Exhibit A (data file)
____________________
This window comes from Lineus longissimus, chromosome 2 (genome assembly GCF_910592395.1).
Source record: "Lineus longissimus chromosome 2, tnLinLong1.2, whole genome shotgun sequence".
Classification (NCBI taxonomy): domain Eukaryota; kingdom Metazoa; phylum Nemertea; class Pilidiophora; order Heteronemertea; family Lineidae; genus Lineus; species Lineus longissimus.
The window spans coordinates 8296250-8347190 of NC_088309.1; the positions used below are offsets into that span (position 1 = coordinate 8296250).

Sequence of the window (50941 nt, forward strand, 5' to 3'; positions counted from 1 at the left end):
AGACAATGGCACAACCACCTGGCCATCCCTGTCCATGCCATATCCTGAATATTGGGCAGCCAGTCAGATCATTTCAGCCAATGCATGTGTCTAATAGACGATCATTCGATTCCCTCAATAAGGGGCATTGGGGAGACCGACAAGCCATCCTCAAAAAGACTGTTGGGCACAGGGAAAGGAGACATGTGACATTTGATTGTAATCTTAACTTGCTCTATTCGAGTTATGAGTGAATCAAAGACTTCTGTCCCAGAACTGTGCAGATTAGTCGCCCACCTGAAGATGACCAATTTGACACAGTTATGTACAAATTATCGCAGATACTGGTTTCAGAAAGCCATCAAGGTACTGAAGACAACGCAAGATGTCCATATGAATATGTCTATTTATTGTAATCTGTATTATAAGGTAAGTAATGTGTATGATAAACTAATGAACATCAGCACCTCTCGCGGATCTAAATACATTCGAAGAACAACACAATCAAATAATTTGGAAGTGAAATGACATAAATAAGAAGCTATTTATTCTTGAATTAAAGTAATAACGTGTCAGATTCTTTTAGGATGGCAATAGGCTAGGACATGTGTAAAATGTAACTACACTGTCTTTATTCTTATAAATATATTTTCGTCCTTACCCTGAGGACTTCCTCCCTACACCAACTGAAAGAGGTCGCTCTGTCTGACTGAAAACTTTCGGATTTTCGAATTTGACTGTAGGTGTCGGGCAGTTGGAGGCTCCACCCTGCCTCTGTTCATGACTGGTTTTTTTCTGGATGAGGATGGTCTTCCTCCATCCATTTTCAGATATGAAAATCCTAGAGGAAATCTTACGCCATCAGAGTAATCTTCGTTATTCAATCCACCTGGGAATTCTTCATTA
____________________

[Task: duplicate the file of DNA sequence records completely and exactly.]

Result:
This window comes from Lineus longissimus, chromosome 2 (genome assembly GCF_910592395.1).
Source record: "Lineus longissimus chromosome 2, tnLinLong1.2, whole genome shotgun sequence".
Classification (NCBI taxonomy): domain Eukaryota; kingdom Metazoa; phylum Nemertea; class Pilidiophora; order Heteronemertea; family Lineidae; genus Lineus; species Lineus longissimus.
The window spans coordinates 8296250-8347190 of NC_088309.1; the positions used below are offsets into that span (position 1 = coordinate 8296250).

Sequence of the window (50941 nt, forward strand, 5' to 3'; positions counted from 1 at the left end):
AGACAATGGCACAACCACCTGGCCATCCCTGTCCATGCCATATCCTGAATATTGGGCAGCCAGTCAGATCATTTCAGCCAATGCATGTGTCTAATAGACGATCATTCGATTCCCTCAATAAGGGGCATTGGGGAGACCGACAAGCCATCCTCAAAAAGACTGTTGGGCACAGGGAAAGGAGACATGTGACATTTGATTGTAATCTTAACTTGCTCTATTCGAGTTATGAGTGAATCAAAGACTTCTGTCCCAGAACTGTGCAGATTAGTCGCCCACCTGAAGATGACCAATTTGACACAGTTATGTACAAATTATCGCAGATACTGGTTTCAGAAAGCCATCAAGGTACTGAAGACAACGCAAGATGTCCATATGAATATGTCTATTTATTGTAATCTGTATTATAAGGTAAGTAATGTGTATGATAAACTAATGAACATCAGCACCTCTCGCGGATCTAAATACATTCGAAGAACAACACAATCAAATAATTTGGAAGTGAAATGACATAAATAAGAAGCTATTTATTCTTGAATTAAAGTAATAACGTGTCAGATTCTTTTAGGATGGCAATAGGCTAGGACATGTGTAAAATGTAACTACACTGTCTTTATTCTTATAAATATATTTTCGTCCTTACCCTGAGGACTTCCTCCCTACACCAACTGAAAGAGGTCGCTCTGTCTGACTGAAAACTTTCGGATTTTCGAATTTGACTGTAGGTGTCGGGCAGTTGGAGGCTCCACCCTGCCTCTGTTCATGACTGGTTTTTTTCTGGATGAGGATGGTCTTCCTCCATCCATTTTCAGATATGAAAATCCTAGAGGAAATCTTACGCCATCAGAGTAATCTTCGTTATTCAATCCACCTGGGAATTCTTCATTA